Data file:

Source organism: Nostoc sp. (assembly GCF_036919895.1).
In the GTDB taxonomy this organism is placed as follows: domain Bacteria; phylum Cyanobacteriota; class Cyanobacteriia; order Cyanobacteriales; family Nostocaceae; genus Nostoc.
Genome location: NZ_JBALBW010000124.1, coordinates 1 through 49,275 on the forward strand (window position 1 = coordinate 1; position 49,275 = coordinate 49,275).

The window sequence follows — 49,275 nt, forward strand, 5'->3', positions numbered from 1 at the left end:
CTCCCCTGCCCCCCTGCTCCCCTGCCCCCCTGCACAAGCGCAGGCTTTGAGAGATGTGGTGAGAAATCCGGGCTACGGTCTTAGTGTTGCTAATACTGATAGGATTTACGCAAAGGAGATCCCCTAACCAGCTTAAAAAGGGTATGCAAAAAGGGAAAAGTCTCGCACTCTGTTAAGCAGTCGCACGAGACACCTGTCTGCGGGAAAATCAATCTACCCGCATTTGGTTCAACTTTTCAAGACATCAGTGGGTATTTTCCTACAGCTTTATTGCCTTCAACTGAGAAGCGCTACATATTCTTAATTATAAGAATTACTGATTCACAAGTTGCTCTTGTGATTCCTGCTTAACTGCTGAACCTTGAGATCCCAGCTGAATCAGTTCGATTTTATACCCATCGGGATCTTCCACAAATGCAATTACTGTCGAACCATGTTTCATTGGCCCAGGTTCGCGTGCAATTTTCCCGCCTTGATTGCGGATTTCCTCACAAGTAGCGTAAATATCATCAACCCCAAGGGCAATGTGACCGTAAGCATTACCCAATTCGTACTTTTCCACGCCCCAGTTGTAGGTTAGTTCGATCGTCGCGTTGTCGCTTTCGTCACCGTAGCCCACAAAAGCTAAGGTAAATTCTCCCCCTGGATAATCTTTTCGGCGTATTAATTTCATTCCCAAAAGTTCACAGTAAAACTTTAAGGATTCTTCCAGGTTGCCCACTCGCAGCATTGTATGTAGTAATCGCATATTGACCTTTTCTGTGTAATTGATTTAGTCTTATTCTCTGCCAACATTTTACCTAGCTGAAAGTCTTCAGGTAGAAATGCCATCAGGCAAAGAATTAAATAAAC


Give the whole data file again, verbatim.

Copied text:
Source organism: Nostoc sp. (assembly GCF_036919895.1).
In the GTDB taxonomy this organism is placed as follows: domain Bacteria; phylum Cyanobacteriota; class Cyanobacteriia; order Cyanobacteriales; family Nostocaceae; genus Nostoc.
Genome location: NZ_JBALBW010000124.1, coordinates 1 through 49,275 on the forward strand (window position 1 = coordinate 1; position 49,275 = coordinate 49,275).

The window sequence follows — 49,275 nt, forward strand, 5'->3', positions numbered from 1 at the left end:
CTCCCCTGCCCCCCTGCTCCCCTGCCCCCCTGCACAAGCGCAGGCTTTGAGAGATGTGGTGAGAAATCCGGGCTACGGTCTTAGTGTTGCTAATACTGATAGGATTTACGCAAAGGAGATCCCCTAACCAGCTTAAAAAGGGTATGCAAAAAGGGAAAAGTCTCGCACTCTGTTAAGCAGTCGCACGAGACACCTGTCTGCGGGAAAATCAATCTACCCGCATTTGGTTCAACTTTTCAAGACATCAGTGGGTATTTTCCTACAGCTTTATTGCCTTCAACTGAGAAGCGCTACATATTCTTAATTATAAGAATTACTGATTCACAAGTTGCTCTTGTGATTCCTGCTTAACTGCTGAACCTTGAGATCCCAGCTGAATCAGTTCGATTTTATACCCATCGGGATCTTCCACAAATGCAATTACTGTCGAACCATGTTTCATTGGCCCAGGTTCGCGTGCAATTTTCCCGCCTTGATTGCGGATTTCCTCACAAGTAGCGTAAATATCATCAACCCCAAGGGCAATGTGACCGTAAGCATTACCCAATTCGTACTTTTCCACGCCCCAGTTGTAGGTTAGTTCGATCGTCGCGTTGTCGCTTTCGTCACCGTAGCCCACAAAAGCTAAGGTAAATTCTCCCCCTGGATAATCTTTTCGGCGTATTAATTTCATTCCCAAAAGTTCACAGTAAAACTTTAAGGATTCTTCCAGGTTGCCCACTCGCAGCATTGTATGTAGTAATCGCATATTGACCTTTTCTGTGTAATTGATTTAGTCTTATTCTCTGCCAACATTTTACCTAGCTGAAAGTCTTCAGGTAGAAATGCCATCAGGCAAAGAATTAAATAAAC